Learning a keying sequence you never executed: evidence for independent associative and motor chunk learning.
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A substantial amount of research has addressed how people learn and control movement sequences. Recent results suggested that practice with discrete key pressing sequences results in two types of sequence learning: associative learning and motor chunk development (Verwey & Abrahamse, 2012). In the present study, we addressed whether in keying sequences of limited length associative learning develops also when the use of the chunking mode is prevented by introducing during practice random deviants. In line with the notion of two different learning mechanisms, the present results indicate that associative sequence learning develops when motor chunks cannot be developed during practice. This confirms the notion that motor chunks do not rely on these associations. In addition, experience with a particular execution mode during the practice phase seems to benefit subsequent use of that mode with unfamiliar and random sequences. Also, participants with substantial video-gaming experience were faster in executing discrete keying sequences in the chunking mode. These last two results may point to the development of a general ability to produce movement sequences in the chunking mode.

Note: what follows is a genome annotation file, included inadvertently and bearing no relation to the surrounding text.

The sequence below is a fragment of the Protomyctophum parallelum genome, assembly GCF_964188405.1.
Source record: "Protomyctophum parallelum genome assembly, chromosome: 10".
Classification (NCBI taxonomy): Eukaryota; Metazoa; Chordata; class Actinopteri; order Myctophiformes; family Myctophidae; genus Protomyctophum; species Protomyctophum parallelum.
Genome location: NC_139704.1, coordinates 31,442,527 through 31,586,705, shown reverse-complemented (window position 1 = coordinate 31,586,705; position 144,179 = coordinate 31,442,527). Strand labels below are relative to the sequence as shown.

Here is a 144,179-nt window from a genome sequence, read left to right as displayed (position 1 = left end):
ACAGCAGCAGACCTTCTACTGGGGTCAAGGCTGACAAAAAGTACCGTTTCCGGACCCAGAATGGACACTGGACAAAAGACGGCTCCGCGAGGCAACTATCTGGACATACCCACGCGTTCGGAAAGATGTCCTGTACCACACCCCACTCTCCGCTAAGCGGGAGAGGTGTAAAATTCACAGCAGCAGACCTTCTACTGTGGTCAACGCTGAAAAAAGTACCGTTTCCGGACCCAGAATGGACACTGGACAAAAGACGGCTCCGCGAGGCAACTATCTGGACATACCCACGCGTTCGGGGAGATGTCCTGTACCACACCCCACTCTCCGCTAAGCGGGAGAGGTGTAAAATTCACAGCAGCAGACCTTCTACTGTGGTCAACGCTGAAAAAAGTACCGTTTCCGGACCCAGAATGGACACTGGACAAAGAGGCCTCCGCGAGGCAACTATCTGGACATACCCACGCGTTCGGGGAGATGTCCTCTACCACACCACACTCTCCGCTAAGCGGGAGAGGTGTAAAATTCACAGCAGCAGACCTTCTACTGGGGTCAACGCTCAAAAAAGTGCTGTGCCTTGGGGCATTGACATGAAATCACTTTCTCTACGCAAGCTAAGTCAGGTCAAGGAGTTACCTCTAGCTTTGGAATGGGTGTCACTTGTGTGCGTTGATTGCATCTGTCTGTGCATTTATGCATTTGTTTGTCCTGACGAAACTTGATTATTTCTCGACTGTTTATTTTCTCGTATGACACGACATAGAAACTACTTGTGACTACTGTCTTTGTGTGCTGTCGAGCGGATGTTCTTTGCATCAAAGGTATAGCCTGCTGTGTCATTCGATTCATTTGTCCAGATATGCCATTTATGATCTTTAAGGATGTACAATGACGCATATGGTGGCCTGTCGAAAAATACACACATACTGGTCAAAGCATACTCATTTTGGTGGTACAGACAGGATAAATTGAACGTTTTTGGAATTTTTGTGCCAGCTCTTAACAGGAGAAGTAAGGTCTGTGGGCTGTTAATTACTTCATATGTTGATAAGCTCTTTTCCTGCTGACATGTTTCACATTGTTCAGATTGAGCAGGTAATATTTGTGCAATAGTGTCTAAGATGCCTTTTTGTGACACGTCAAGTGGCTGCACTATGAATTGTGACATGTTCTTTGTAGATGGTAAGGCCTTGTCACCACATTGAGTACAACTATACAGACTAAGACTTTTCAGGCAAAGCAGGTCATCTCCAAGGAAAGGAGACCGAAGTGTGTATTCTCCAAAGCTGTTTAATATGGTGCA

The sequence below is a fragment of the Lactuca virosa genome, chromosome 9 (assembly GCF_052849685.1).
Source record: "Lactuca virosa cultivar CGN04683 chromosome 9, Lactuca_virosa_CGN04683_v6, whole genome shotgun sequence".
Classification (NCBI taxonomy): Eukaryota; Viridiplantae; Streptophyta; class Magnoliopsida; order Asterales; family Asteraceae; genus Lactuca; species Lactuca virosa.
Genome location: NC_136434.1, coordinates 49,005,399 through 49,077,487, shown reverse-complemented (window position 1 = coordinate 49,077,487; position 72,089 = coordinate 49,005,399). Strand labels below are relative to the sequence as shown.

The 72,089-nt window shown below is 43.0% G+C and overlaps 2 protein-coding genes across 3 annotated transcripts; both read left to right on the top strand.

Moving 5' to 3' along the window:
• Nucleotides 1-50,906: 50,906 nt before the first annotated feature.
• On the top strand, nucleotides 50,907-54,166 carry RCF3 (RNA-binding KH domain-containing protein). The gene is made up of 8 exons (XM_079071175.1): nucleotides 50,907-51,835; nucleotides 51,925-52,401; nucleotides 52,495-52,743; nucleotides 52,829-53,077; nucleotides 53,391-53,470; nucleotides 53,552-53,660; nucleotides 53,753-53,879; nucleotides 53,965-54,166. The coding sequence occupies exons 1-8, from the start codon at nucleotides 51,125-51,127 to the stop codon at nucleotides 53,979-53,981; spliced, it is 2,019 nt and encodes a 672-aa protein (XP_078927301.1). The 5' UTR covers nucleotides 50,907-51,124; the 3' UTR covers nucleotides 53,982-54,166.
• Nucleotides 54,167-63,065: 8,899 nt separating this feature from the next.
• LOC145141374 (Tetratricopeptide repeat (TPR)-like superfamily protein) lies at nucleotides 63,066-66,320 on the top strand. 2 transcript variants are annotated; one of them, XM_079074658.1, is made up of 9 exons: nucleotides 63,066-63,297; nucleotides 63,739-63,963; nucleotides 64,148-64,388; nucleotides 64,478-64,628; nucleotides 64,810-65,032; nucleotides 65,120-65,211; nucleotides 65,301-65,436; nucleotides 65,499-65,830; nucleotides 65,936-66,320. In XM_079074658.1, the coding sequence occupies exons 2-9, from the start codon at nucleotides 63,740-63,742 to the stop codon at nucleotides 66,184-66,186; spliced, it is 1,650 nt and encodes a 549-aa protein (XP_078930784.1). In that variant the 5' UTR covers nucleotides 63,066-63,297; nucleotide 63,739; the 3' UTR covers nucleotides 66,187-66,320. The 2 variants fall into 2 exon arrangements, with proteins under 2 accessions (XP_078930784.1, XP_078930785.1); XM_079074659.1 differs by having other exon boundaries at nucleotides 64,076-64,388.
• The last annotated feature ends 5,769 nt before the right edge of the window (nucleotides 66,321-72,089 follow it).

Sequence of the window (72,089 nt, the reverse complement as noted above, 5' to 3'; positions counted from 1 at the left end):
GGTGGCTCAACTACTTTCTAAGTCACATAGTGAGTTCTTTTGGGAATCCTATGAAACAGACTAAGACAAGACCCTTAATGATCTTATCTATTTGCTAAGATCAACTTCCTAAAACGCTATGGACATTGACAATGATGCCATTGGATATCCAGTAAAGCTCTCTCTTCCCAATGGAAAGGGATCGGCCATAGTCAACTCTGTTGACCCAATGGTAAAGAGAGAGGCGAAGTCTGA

author list (cited authors)
Verwey, W. B., & Wright, D. L.
complete list of authors
Verwey, Willem B||Wright, David L